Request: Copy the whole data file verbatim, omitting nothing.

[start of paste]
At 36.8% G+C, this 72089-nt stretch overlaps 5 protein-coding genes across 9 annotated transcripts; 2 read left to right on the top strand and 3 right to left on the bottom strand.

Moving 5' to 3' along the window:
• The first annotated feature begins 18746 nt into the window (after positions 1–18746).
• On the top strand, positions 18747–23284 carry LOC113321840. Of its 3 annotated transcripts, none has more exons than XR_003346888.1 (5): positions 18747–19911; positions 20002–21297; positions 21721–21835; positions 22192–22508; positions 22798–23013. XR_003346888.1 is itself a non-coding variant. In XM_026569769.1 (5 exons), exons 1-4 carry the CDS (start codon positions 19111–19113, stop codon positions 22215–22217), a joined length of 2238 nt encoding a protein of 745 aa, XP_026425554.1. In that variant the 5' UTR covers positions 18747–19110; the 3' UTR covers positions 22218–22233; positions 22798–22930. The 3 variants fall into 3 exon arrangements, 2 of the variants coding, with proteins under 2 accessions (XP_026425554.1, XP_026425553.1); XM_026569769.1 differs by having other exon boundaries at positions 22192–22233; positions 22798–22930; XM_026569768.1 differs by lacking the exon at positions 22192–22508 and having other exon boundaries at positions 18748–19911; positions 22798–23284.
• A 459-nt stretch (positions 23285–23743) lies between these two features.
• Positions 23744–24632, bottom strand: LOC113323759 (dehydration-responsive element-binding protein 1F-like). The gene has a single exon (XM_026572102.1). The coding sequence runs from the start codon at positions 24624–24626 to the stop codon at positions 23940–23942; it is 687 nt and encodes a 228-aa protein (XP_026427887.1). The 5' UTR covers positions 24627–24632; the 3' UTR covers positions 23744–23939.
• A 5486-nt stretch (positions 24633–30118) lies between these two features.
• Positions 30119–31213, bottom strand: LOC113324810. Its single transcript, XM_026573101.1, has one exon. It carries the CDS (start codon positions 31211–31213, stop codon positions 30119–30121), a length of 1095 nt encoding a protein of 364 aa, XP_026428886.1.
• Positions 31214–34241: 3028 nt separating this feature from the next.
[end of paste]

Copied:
At 36.8% G+C, this 72089-nt stretch overlaps 5 protein-coding genes across 9 annotated transcripts; 2 read left to right on the top strand and 3 right to left on the bottom strand.

Moving 5' to 3' along the window:
• The first annotated feature begins 18746 nt into the window (after positions 1–18746).
• On the top strand, positions 18747–23284 carry LOC113321840. Of its 3 annotated transcripts, none has more exons than XR_003346888.1 (5): positions 18747–19911; positions 20002–21297; positions 21721–21835; positions 22192–22508; positions 22798–23013. XR_003346888.1 is itself a non-coding variant. In XM_026569769.1 (5 exons), exons 1-4 carry the CDS (start codon positions 19111–19113, stop codon positions 22215–22217), a joined length of 2238 nt encoding a protein of 745 aa, XP_026425554.1. In that variant the 5' UTR covers positions 18747–19110; the 3' UTR covers positions 22218–22233; positions 22798–22930. The 3 variants fall into 3 exon arrangements, 2 of the variants coding, with proteins under 2 accessions (XP_026425554.1, XP_026425553.1); XM_026569769.1 differs by having other exon boundaries at positions 22192–22233; positions 22798–22930; XM_026569768.1 differs by lacking the exon at positions 22192–22508 and having other exon boundaries at positions 18748–19911; positions 22798–23284.
• A 459-nt stretch (positions 23285–23743) lies between these two features.
• Positions 23744–24632, bottom strand: LOC113323759 (dehydration-responsive element-binding protein 1F-like). The gene has a single exon (XM_026572102.1). The coding sequence runs from the start codon at positions 24624–24626 to the stop codon at positions 23940–23942; it is 687 nt and encodes a 228-aa protein (XP_026427887.1). The 5' UTR covers positions 24627–24632; the 3' UTR covers positions 23744–23939.
• A 5486-nt stretch (positions 24633–30118) lies between these two features.
• Positions 30119–31213, bottom strand: LOC113324810. Its single transcript, XM_026573101.1, has one exon. It carries the CDS (start codon positions 31211–31213, stop codon positions 30119–30121), a length of 1095 nt encoding a protein of 364 aa, XP_026428886.1.
• Positions 31214–34241: 3028 nt separating this feature from the next.